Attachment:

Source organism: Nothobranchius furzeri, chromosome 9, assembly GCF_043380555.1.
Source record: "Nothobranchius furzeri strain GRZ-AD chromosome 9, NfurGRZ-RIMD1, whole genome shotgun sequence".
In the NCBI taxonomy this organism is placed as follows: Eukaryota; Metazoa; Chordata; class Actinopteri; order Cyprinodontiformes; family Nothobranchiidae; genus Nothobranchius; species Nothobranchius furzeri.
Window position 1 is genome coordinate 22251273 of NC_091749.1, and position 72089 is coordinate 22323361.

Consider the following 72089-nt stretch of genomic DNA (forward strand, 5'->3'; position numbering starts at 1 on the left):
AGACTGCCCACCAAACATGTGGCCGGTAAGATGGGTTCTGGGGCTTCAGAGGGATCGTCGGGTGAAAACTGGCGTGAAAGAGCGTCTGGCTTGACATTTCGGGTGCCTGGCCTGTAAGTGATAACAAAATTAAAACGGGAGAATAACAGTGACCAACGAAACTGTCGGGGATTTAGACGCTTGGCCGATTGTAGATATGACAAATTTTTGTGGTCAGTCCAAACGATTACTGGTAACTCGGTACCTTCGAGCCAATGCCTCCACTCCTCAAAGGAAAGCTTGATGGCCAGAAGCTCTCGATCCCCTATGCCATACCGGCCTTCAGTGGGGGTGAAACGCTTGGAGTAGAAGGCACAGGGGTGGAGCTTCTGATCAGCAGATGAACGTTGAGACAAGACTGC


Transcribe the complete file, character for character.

Source organism: Nothobranchius furzeri, chromosome 9, assembly GCF_043380555.1.
Source record: "Nothobranchius furzeri strain GRZ-AD chromosome 9, NfurGRZ-RIMD1, whole genome shotgun sequence".
In the NCBI taxonomy this organism is placed as follows: Eukaryota; Metazoa; Chordata; class Actinopteri; order Cyprinodontiformes; family Nothobranchiidae; genus Nothobranchius; species Nothobranchius furzeri.
Window position 1 is genome coordinate 22251273 of NC_091749.1, and position 72089 is coordinate 22323361.

Consider the following 72089-nt stretch of genomic DNA (forward strand, 5'->3'; position numbering starts at 1 on the left):
AGACTGCCCACCAAACATGTGGCCGGTAAGATGGGTTCTGGGGCTTCAGAGGGATCGTCGGGTGAAAACTGGCGTGAAAGAGCGTCTGGCTTGACATTTCGGGTGCCTGGCCTGTAAGTGATAACAAAATTAAAACGGGAGAATAACAGTGACCAACGAAACTGTCGGGGATTTAGACGCTTGGCCGATTGTAGATATGACAAATTTTTGTGGTCAGTCCAAACGATTACTGGTAACTCGGTACCTTCGAGCCAATGCCTCCACTCCTCAAAGGAAAGCTTGATGGCCAGAAGCTCTCGATCCCCTATGCCATACCGGCCTTCAGTGGGGGTGAAACGCTTGGAGTAGAAGGCACAGGGGTGGAGCTTCTGATCAGCAGATGAACGTTGAGACAAGACTGC